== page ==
‘I don’t think we should go down that path because it divides the country. And he’s just not worth it…’
(Ben Sellers, Liberty Headlines) In an interview published Monday in The Washington Post, House Speaker Nancy Pelosi gave her strongest statement of opposition yet to impeaching President Donald Trump.
“I’m not for impeachment,” she said. “This is news—I haven’t said this to any press person before.”
The statement is sure to rankle many of her Democratic colleagues in the House, who have, in so many words, made constant calls to “Impeach the motherf***er.”
Several powerful committees have hired full-time staffs to investigate the president and have indicated that they plan to do so regardless of the findings of Special Counsel Robert Mueller, whose report to the attorney general on collusion between the Trump campaign and Russia is expected any day.
As for supporters of the president, it may leave many wondering whether Pelosi taking it off the table could help usher in a spirit of relative bipartisanship, if it could offer some hint as to the contents of the Mueller report—or if it’s simply a trap being laid by a master manipulator to encourage Trump to let his guard down.
“Since you asked, and I’ve been thinking about this,” Pelosi told The Post, “impeachment is so divisive to the country that unless there’s something so compelling and overwhelming and bipartisan, I don’t think we should go down that path because it divides the country. And he’s just not worth it.”
Pelosi has, since becoming the House leader in January, given similar indications that there would need to be a high, “bipartisan” bar for impeaching, particularly as it would fail to remove the president from office if it came to a party-line vote in the Senate.
Such was the case with former President Bill Clinton in the late 1990s. Although there was clear material evidence that he had obstructed justice and perjured himself to investigators—and to the American public—about his sexual dalliances in the Oval Office, no Democrats in the Senate supported the charges that would have removed him from office.
The voting public also sent a clear message to the House of Representatives in November 1998, as impeachment was imminent, by reversing Republicans’ wave victory from the previous 1994 midterm and punishing the party with a loss of seats—though not enough to overturn their majority.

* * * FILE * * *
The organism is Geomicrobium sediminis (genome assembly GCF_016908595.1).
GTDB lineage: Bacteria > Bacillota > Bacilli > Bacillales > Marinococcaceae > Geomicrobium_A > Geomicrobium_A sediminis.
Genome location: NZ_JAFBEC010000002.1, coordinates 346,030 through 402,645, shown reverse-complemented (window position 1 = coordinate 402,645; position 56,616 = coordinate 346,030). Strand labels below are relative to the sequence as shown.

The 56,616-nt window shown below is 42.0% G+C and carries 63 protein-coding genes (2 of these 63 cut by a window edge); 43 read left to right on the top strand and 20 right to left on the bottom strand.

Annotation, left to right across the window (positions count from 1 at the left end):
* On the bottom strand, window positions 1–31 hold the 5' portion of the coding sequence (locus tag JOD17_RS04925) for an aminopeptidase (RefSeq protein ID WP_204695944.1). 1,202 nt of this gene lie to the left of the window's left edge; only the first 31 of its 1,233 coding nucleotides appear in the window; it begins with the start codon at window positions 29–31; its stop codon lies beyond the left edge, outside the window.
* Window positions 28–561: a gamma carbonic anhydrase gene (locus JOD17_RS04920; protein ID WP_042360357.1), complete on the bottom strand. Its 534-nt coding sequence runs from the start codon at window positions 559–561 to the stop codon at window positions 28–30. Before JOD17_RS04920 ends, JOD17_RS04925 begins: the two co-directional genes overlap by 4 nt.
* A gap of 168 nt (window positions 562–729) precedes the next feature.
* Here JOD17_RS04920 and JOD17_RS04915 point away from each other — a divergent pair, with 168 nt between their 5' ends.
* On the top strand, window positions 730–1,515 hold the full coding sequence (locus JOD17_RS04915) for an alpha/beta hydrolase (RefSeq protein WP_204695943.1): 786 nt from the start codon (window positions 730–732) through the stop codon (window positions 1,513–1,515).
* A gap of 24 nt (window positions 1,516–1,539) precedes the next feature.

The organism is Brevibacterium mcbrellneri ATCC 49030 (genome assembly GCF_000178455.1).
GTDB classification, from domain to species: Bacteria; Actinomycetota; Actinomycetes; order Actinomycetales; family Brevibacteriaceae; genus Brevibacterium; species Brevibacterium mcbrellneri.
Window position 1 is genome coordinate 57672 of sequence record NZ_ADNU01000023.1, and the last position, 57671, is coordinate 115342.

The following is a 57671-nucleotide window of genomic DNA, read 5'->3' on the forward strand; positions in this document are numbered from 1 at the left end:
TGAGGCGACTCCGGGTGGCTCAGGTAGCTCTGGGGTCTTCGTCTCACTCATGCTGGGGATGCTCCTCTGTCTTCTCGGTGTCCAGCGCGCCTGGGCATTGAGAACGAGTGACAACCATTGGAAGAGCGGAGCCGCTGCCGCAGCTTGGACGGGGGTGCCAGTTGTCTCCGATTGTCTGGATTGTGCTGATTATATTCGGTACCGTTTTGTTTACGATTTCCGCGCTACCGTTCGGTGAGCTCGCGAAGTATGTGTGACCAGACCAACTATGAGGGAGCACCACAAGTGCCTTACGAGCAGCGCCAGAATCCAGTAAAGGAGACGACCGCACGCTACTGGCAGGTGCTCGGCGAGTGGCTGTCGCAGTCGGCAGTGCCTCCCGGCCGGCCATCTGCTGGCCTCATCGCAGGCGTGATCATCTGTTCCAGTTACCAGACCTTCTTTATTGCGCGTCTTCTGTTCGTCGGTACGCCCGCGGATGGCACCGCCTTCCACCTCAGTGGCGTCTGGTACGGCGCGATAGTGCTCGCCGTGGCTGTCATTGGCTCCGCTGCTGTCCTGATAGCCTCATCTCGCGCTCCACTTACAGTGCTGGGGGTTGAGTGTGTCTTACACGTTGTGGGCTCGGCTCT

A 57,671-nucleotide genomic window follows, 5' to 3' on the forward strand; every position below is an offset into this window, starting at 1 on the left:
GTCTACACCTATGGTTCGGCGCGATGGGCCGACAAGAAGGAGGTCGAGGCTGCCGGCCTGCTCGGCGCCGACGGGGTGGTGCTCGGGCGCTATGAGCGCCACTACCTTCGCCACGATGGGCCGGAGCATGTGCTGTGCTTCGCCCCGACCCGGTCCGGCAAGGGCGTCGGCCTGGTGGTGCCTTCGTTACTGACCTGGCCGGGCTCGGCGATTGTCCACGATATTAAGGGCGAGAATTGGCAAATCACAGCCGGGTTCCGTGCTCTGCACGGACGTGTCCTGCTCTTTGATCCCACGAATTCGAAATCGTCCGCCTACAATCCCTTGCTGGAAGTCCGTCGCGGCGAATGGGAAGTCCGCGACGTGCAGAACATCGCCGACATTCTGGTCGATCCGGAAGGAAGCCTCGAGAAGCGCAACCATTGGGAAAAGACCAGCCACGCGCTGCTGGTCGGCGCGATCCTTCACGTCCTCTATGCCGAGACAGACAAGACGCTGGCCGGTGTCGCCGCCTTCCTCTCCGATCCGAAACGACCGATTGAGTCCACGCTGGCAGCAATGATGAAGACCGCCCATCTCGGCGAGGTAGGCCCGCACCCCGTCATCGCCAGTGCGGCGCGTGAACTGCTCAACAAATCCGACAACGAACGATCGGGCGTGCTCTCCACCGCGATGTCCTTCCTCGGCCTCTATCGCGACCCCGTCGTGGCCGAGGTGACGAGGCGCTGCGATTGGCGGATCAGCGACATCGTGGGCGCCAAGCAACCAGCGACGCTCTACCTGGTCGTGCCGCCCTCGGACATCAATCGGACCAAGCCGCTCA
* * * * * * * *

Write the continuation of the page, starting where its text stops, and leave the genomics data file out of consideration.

Thus far, no evidence has been presented publicly that would implicate Trump in an impeachable offense.
While accusations, bolstered by the testimony of Trump’s former attorney Michael Cohen, suggest impropriety and possible campaign finance violations in payoffs delivered to two alleged Trump paramours, Stormy Daniels and Karen McDougal, who would have conducted their romantic liaisons a decade prior to his campaign, those accusations reached nowhere near the level of Clinton’s offenses.
Rather, Cohen’s own felony convictions—including lying to Congress—have already led Trump allies to attack his credibility as a witness.
Moreover, based on precedent set by disgraced former Sen. John Edwards, D-N.C., Trump defenders could easily argue that any payoffs were personal in nature rather than campaign expenses.
Whatever Pelosi’s true intentions are, certainly one of them is deflating Trump’s ability to rile his base prior to next year’s election.
She made clear in no uncertain terms what she felt regarding Trump’s fitness for the office.
“No. No. I don’t think he is,” Pelosi said. “I mean, ethically unfit. Intellectually unfit. Curiosity-wise unfit. No, I don’t think he’s fit to be president of the United States.”
Pelosi conducted the interview with The Post on March 6, it said. The remainder will be published in a forthcoming edition of The Washington Post Magazine.